What experiences did you take from working on music films like La Bamba to Ray?
Music has always been an important thing to me in my life and understand I've worked in the music business. And trying to understand the real nature of musicians and real musical creations. Clearly those are other pieces of work that related to the same field. This to me is a much more substantial piece because you have to watch how these things are created. And I was dropping in small bits of pieces of what really happens when someone is there or recording. And also, creating something on the road or devising. Whether the audience gets it or not, that process of watching him busted in Indianapolis. Coming home and sitting alone at his piano in his den, playing You Don't Know Me; you know, that whole concept of what Ray Charles went to, when he was in his lowest depth. He did what he loved. He went to Country Music. This is a guy; he grew up listening to the Grand Ole Opry. He loved songs and he loved Country Music. Ray Charles, in his own way, it's like at the beginning, Ray Charles changed American music, not once but twice. Totally. Back in the early 50s when he was doing I Got a Woman, he was blasphemy. The record didn't mean anything to the white community. Because whites weren't even listening to that. But the black community, you did not mix Gods music, with the Devils music. At Saturday night, in the Juke Joint, you're communing with the devil. And you go out Sunday morning, you are dealing with God. And it's serious stuff. And there are people who wanted to string him up! He changed it. He's the first guy to use a 3 girl backup group. The vocal stylings of gospel and all these things. That's what he did. So, all of a sudden, that's accepted. Now, all the worldElvis does it. Now in 1962 he goes and takes basically white music, country western, and he starts recording that. Any country western artist and I don't care who they are today, will say Modern Sounds in Country and Westerns is still one of the greatest country albums ever recorded. This is a man; I was trying to portray, to answer your question, who you couldn't define. And he justbecause he was blind, going back to Rays' line when he was sent to St. Augustine', to the state school for the blind in Florida. When he got there, there was a big fence down the middle. And the white kids were on one side and the black kids were on the other. And his response was, at the time, "Well, how the hell we're all gonna know who's who? We're all blind." And I think that was one of the things that was Ray Charles great gift. I never found any; any black person has room for resentment in real life. Ray Charles was just a guy who didn't have any. Ray Charles was just a guy who was proud of who he was. If you looked at his organization it was almost entirely African American, but he didn't hold any rank. He just was there and did what he did, sang what he felt did what he did, related to you in that way and those are the things that I was trying to portray in it.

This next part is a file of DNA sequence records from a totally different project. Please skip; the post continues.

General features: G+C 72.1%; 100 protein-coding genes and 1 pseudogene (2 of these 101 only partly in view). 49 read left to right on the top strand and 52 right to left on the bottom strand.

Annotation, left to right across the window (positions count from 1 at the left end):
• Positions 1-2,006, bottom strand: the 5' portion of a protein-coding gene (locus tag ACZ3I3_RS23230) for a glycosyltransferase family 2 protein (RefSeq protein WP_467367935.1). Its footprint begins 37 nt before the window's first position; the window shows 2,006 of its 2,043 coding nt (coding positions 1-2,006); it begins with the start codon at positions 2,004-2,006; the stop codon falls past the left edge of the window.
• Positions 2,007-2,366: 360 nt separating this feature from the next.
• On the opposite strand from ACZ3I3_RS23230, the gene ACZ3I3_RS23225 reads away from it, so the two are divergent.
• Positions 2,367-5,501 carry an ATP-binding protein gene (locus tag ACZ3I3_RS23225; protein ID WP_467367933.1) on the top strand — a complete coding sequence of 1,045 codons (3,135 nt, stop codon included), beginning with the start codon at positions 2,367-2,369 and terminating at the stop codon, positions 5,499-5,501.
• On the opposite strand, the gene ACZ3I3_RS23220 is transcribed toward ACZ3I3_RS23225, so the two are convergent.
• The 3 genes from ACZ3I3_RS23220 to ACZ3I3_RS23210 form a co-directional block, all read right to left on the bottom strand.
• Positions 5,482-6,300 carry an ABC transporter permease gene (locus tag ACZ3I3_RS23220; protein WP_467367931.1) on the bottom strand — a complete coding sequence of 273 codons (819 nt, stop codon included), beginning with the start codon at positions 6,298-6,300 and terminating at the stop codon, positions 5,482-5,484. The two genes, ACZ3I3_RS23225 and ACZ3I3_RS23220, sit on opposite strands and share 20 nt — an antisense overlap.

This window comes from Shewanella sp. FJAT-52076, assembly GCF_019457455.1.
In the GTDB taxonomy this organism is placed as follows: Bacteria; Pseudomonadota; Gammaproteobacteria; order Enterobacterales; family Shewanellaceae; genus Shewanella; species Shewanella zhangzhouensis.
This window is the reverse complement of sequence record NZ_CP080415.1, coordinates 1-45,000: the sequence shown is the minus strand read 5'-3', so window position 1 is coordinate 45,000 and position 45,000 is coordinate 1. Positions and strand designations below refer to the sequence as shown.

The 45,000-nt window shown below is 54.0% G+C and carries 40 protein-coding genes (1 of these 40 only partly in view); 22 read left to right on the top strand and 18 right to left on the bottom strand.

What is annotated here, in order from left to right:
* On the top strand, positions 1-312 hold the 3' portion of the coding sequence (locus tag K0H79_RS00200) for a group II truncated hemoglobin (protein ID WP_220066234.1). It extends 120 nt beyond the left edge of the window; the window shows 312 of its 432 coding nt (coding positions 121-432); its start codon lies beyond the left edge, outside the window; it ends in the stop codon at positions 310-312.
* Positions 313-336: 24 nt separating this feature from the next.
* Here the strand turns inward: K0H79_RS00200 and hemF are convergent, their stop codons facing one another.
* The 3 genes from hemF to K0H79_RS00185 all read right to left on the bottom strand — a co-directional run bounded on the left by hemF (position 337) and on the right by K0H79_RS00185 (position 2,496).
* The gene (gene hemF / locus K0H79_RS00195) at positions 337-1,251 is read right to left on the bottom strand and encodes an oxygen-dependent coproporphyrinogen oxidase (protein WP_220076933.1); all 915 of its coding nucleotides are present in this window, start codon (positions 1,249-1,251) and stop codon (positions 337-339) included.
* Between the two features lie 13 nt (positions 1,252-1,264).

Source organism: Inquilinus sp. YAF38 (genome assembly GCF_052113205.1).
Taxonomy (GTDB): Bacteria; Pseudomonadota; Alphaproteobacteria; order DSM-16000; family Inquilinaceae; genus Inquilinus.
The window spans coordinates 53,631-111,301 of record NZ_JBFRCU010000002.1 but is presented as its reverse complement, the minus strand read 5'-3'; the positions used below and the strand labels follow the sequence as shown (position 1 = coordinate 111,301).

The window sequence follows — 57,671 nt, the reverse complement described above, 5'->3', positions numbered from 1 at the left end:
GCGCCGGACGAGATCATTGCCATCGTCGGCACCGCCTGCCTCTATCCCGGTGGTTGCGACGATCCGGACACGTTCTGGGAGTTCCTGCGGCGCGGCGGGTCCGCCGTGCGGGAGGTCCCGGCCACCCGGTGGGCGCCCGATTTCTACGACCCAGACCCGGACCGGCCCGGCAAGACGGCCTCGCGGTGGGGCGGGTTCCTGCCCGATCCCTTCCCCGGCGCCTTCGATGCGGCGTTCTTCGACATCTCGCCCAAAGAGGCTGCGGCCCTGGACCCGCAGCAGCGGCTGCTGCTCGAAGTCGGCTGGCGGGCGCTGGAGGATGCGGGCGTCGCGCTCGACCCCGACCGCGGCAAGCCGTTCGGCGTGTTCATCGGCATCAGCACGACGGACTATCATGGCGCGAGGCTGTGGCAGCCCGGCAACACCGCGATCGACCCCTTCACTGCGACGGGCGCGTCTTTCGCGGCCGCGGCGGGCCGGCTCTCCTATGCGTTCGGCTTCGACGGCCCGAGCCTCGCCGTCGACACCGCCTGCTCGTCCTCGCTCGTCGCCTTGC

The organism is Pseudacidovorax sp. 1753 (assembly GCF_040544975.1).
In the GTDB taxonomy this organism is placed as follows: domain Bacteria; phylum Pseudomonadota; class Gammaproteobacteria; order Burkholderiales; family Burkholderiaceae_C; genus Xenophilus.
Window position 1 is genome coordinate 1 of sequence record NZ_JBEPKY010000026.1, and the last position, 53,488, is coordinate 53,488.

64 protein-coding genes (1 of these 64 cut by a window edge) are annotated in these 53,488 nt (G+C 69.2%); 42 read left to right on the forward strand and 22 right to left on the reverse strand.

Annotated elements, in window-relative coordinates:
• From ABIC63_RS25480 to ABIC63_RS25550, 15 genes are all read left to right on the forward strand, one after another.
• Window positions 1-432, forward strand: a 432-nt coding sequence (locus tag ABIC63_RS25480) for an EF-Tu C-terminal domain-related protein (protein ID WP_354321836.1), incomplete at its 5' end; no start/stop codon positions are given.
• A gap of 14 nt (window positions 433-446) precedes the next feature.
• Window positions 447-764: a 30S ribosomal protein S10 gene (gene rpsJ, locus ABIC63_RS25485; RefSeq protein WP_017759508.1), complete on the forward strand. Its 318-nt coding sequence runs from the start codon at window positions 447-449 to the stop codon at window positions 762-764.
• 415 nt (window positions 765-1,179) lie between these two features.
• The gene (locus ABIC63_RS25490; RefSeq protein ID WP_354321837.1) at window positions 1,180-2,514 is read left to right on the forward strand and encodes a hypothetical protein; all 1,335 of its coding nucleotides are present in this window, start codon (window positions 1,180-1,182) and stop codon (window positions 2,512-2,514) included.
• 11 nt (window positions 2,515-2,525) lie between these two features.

You've taken 15 years to put this movie together. Was it because you were waiting for the right man to play Ray?